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Quantity Available: 1
Title: Operation Thunderclap and the Black March: ...
Publication Date: 2014
Book Condition: Fine
About this title
From the bomb group that brought forth the bomber Memphis Belle and the movie Twelve O’clock High comes a final epic from the air war in Europe... In February 1945, the Allies launched Operation Thunderclap, a series of maximum efforts against cities in eastern Germany, partly to pave the way for the Red Army that would soon be overrunning that territory. These deep-penetration raids would tax the bomber crews immensely, as well as bring new devastation to cities yet untouched by U.S. airpower. Two B-17 crew members, a co-pilot and gunner, trained together in Gulfport, MS, and in fall 1944 were assigned to the longest-serving and most decorated U.S. bomb group in England. However, their paths then diverged. The co-pilot flew 31 missions until war’s end; the gunner was shot down and captured on his very first combat mission. These crew members both lived―one through Thunderclap and one through the Black March―and this is their story: an account of both constant air combat and travail on the ground. This work includes a firsthand view of the bombing of Dresden, perhaps the worst cataclysm inflicted by bombers in the West. The co-pilot participated in these attacks, where he witnessed a city already too far destroyed to expend additional bombs. Meantime the gunner, shot down and parachuting into enemy territory, was taken prisoner by the Germans, and then forced to endure “The Black March,” an effort by the Nazis to move all their prisoners beyond the Red Army’s advancing spearheads. Of 6,000 Allied POWs put on the roads from northern Poland, in a 500-mile, three-month trek, a quarter died due to the elements, disease and starvation. The gunner survived the March, and once the sands ran out for Germany experienced a period in Soviet captivity. During the day he thought their men behaved; but after dark there was chaos as the Red Army wreaked its revenge. This unique book on the Allied air campaign offers new insights into what our fliers truly saw and experienced during the war.Review:
"Allison ... conducted extensive research and interviews ... a touching narrative of heroism and resilience. A lot of suspense ... it's an attractive book and will stand out on your shelf long after it has entertained and provoked thought."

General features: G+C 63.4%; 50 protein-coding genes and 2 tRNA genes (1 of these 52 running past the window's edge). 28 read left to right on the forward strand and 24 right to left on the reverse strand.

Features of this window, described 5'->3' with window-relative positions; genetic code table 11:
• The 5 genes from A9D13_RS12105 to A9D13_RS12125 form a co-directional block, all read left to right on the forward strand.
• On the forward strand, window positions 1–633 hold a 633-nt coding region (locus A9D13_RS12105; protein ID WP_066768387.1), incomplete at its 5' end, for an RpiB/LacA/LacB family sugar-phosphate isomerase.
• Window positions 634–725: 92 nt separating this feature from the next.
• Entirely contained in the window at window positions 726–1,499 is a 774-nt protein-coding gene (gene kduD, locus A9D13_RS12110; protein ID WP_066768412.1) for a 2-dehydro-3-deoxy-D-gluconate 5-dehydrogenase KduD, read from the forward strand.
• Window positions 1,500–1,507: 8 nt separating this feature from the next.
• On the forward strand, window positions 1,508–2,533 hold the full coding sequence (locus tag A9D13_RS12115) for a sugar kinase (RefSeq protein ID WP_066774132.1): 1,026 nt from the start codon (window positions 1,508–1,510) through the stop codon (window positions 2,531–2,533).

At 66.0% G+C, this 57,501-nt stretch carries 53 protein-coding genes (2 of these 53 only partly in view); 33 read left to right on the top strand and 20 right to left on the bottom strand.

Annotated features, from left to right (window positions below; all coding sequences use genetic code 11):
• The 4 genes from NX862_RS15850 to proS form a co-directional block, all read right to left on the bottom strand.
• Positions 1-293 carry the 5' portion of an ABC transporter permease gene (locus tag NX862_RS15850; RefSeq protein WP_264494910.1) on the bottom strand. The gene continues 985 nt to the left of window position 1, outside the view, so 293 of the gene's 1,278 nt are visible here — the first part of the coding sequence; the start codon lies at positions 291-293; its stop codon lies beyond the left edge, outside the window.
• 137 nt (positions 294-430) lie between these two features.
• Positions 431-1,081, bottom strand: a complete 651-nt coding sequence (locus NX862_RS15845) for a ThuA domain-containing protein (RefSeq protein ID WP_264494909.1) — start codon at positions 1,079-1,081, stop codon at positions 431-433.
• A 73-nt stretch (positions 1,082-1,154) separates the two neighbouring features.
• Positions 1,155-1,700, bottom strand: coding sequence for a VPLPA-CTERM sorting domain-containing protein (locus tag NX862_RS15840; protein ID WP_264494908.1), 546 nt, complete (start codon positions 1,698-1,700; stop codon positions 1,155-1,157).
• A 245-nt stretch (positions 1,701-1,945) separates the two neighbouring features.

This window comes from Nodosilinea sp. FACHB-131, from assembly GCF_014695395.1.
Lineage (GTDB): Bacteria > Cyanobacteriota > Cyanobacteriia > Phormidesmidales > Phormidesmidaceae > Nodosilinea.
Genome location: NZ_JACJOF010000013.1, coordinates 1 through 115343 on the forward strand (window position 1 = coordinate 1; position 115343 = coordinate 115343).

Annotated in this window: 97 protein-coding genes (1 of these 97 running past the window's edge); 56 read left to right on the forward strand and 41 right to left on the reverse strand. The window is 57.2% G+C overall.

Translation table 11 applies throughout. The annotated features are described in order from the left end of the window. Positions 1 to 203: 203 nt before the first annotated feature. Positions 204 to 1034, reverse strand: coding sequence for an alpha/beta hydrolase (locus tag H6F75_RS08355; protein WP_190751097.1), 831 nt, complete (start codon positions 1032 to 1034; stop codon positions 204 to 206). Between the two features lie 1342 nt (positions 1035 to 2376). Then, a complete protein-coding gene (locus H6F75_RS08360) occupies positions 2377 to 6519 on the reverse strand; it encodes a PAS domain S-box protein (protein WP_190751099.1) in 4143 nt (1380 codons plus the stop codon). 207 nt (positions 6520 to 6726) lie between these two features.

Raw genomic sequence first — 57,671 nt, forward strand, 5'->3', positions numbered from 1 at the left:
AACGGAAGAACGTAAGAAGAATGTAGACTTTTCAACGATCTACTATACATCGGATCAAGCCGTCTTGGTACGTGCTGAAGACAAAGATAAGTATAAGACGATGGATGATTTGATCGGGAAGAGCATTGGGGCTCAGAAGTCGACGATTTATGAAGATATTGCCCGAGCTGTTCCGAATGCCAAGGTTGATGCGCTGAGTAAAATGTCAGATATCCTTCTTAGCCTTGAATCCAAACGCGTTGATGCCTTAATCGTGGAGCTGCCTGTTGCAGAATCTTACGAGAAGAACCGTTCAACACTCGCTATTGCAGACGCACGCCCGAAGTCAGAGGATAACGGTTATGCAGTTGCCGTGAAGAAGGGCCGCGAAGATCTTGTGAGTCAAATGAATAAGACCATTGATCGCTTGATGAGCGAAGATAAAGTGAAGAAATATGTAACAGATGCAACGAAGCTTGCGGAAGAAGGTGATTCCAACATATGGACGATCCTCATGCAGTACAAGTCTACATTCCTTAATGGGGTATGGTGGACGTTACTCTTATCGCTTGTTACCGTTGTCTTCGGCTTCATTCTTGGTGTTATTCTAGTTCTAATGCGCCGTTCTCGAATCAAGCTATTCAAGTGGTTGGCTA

ROBERT F. DORR, AVIATION HISTORY, SEPTEMBER 2015
"A vivid portrayal of the horrors of war through the eyes of brave soldiers ... is a welcome addition to World War II history shelves."
MIDWEST BOOK REVIEW, 2015-01-05
"Well written and once started-hard to put down!"
COL. WILLIAM E. WEBER, USA-RET, AIRBORNE QUARTERLY MAGAZINE, 2015-01-06
"A very good read ..." (Mick Hanou, President, 91st Bomb Group Memorial Association)
This book tells two stories for two individuals―but, in truth it is a story shared by thousands! Well written and once started-hard to putdown! (Airborne Quarterly)
Mr. Allison has written a gripping, true story of two WWII USAAF veterans that makes you feel you were there. Vicariously experiencing their good times and bad, their hopes and fears, you won't be able to put the book down. As a retired Navy Captain, I enthusiastically recommend this thoroughly researched and superbly written account of these two, unassuming war veterans from the Greatest Generation. (Glenn R. Brown, JAGC, USNR (RET))
Allison presents readers with an oral history of two B-17 crew-members serving in most decorated U.S. bomber group in England, in the waning days of the European Theater of World War II. One of the crew-members, a co-pilot, flew thirty-one successful missions, including in Operation Thunderclap and the allied bombing of Dresden, Germany. The other crew-member, a gunner, was shot down, parachuted into enemy territory, was captured, forced to endure the Nazi’s black march away from the advancing Soviets, and was eventually in Soviet captivity as the war drew to an end. Both accounts are first person and provide personal insights into the war. (Protoview)
A vivid portrayal of the horrors of war through the eyes of brave soldiers, Operation Thunderclap and the Black March is a welcome addition to World War II history shelves. (Midwest Book Review)
Well written and once started-hard to put down! (Col. William E. Weber, USA-Ret, Airborne Quarterly Magazine)
Combined in one volume are the sagas of two B-17 Flying Fortress crew members. Addison Bartush, was a copilot, Paul Lynch a waist gunner. Richard Allison, a retired US Navy captain and lawyer, conducted extensive interviews to document Bartush's flying experience and Lynch's ground pounding ordeal. The result is a touching narrative of heroism and resilience (Aviation History)
tells the story of the two stories in vibrant detail from their training in the United States, to include the formation of the Bishop crew, named after pilot Dave Bishop. The author avoids made up dialogue to liven up the book... I would recommend this book for anyone interested in the closing of the air war in Europe and first-person perspectives on the treatment of prisoners during the Black March. This book is well researched and written. (Military Review)
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